UK aid protecting women from trafficking in Burma – and helping them into jobs

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On her first visit to Burma, International Development Secretary Penny Mordaunt called for the most vulnerable to be given a say in their country’s future after shifting the work of UK aid there to help disadvantaged and conflict-affected people.

Her words come after the ethnic cleansing of the Rohingya in Rakhine State and violations in Kachin and Shan States, all in Burma.

In Yangon, Ms Mordaunt met women who are being protected from modern day slavery, trafficking, gender inequality and poor sexual and reproductive health, at the Eden Project and Aung Myin Hmu, both supported by UK aid through the Department for International Development (DFID).

Women training at the Aung Myin Hmu project learn how to make garments safely in a factory setting, so they can go on to work for registered, safe and fair employers and support their families.

The garment sector in Burma is expected to grow from 400,000 to 1.5 million workers over the next five to 10 years, and these women migrants from Rakhine and Kachin will be protected from trafficking through better jobs and improved livelihoods.

Across the country, UK aid is providing life-saving humanitarian assistance in conflicted affected areas, and helping provide the healthcare, education and livelihood opportunities needed to build a more democratic, safe, and prosperous country.

UK aid is also providing life-sustaining humanitarian assistance to many of the Rohingya in Rakhine State, as well as to almost one million Rohingya refugees in neighbouring Bangladesh.

This visit follows the terrible violence in Rakhine in August 2017 when the British public donated incredibly generously towards the Rohingya crisis through the Disasters Emergency Committee (DEC) Appeal, raising £28 million, including £5 million matched pound-for-pound by the UK government.

International Development Secretary Penny Mordaunt said:

I believe the British people want human rights to be at the heart of the work we do and for UK aid to be delivered in the smartest way possible.

In Yangon I’ve seen UK aid doing just that by tackling organised crime, protecting vulnerable girls from trafficking, training women to have jobs and livelihoods and giving British businesses confidence in the standards of their supply chains here.

The British public showed tremendous compassion for the Rohingya and it’s clear to me that protecting those who are still here and supporting them to live side-by-side and in peace in their communities is what we should be focusing on here in Burma.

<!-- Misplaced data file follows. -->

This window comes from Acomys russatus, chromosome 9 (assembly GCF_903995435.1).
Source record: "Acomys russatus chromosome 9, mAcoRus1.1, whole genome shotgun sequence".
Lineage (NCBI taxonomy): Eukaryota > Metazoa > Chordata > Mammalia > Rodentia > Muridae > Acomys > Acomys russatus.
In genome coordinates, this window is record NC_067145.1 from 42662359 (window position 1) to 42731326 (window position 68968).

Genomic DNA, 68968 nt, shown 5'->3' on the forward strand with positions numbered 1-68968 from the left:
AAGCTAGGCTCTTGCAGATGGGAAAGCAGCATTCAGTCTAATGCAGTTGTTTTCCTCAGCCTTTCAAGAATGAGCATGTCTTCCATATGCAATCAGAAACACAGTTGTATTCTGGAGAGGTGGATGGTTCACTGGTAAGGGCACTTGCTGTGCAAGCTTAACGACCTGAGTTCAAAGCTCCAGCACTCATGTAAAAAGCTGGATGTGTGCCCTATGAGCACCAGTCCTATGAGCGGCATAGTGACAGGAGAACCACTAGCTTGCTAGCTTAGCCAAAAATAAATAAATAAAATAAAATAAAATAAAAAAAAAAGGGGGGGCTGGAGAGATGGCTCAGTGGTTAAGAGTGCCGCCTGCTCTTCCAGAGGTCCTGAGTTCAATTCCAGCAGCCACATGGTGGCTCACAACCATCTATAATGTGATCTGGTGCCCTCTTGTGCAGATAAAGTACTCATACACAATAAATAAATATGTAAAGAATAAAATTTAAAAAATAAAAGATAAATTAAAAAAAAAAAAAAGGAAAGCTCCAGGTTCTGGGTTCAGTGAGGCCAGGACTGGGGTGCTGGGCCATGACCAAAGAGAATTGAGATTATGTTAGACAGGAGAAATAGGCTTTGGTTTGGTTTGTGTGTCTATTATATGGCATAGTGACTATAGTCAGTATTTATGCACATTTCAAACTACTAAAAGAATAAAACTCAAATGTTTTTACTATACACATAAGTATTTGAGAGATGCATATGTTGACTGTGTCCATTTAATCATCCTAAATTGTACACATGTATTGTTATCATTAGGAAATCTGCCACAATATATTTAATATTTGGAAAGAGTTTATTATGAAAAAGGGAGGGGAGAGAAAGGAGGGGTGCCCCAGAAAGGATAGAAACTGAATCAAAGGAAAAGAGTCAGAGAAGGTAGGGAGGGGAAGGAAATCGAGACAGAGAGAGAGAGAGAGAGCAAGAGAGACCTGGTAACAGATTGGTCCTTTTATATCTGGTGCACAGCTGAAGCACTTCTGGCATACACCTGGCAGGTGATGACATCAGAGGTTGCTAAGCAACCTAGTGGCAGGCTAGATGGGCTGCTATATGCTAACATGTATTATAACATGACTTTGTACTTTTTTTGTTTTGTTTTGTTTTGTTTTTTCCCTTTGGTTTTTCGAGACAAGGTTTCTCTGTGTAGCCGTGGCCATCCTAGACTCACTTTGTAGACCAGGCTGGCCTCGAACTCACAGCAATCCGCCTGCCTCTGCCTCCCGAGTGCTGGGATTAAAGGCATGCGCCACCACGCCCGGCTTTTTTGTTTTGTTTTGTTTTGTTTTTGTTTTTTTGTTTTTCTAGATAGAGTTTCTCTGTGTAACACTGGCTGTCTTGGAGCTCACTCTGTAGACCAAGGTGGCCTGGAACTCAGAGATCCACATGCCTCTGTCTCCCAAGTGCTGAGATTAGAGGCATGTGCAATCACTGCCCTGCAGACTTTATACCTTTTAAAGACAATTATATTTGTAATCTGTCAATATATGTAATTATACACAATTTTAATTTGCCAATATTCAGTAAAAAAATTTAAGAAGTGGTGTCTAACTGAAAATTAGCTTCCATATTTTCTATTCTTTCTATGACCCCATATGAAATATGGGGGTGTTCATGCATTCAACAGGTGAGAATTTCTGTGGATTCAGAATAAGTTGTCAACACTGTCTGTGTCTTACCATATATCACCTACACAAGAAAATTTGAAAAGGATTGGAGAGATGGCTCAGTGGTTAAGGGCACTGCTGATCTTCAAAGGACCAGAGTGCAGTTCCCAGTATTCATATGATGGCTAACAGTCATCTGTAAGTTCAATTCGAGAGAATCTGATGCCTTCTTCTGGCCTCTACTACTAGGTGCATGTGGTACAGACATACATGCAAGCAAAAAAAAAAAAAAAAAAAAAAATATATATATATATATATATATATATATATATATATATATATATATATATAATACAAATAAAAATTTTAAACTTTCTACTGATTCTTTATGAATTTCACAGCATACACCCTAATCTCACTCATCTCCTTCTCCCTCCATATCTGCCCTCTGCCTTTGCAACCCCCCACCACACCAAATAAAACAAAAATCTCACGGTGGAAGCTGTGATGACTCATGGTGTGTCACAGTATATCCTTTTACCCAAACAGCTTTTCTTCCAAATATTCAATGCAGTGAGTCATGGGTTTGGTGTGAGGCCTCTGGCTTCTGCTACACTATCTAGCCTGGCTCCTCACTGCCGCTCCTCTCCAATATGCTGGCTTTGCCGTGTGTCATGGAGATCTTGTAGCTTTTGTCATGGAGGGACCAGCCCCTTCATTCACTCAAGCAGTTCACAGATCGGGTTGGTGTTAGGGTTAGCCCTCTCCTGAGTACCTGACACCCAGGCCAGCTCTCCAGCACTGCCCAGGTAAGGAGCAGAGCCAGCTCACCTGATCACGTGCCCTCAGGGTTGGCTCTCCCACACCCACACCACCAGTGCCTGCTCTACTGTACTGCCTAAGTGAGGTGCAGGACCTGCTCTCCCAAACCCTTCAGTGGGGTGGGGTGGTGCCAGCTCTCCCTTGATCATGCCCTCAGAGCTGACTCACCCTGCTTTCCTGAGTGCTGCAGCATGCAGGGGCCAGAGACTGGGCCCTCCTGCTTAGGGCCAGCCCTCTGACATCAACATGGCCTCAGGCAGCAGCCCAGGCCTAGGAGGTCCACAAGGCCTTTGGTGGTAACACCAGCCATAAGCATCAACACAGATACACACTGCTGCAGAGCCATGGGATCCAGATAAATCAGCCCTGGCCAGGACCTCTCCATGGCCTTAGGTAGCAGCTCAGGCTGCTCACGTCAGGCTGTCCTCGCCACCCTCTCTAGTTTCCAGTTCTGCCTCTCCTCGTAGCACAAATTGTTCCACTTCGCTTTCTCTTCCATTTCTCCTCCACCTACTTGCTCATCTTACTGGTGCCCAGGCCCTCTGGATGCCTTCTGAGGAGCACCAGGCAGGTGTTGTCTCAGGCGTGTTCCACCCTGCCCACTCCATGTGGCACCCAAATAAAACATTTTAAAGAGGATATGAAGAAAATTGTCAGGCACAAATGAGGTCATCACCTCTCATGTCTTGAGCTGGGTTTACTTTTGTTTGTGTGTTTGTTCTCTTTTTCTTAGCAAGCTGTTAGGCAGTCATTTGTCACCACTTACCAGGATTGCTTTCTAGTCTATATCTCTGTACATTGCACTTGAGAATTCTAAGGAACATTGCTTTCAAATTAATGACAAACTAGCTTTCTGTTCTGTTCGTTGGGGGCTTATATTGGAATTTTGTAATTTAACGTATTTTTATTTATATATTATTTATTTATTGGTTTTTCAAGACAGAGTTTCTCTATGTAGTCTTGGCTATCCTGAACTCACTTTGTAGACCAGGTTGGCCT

Around 600,000 Rohingya remain in Rakhine State. However, many Rohingya have been killed and over 700,000 have fled over the border into Bangladesh.

During her visit, Ms Mordaunt met Rohingya leaders and heard about the terrible conditions many Rohingya are now facing. Even those not caught up in the violence live in difficult conditions.

UK aid has been supporting the Rohingya in Rakhine state since 2012:

  • More than 100,000 people have been given food or cash assistance including 24,000 children under the age of 5
  • More than 100,000 people now have access to safe water
  • UK aid has helped expand and refurbish Sittwe General Hospital
  • 8,000 people across Rakhine State now receive sanitation services

Almost 16 million people live in extreme poverty in Burma and one in every three children in Burma is malnourished.

Children who receive the right nutrition in their first 1,000 days complete more grades at school, earn up to 21% more as adults and are 10 times less likely to die of childhood diseases.

Poor nutrition is linked to 45% of child deaths and losses of up to 11% of GDP. DFID Burma is improving the nutrition of the poorest people. This is one of best development interventions that can be made – with every US$1 giving a return of US$16 from health and education outcomes.

Notes to editors

UK aid supports all communities in Rakhine State and the UK has led the way in terms of both the speed and scale of its humanitarian response. It is one of the largest donors to the Rohingya refugee crisis, providing £129 million in funding in Bangladesh, since the crisis began.

The Department for International Development does not provide financial aid to the Burmese government.

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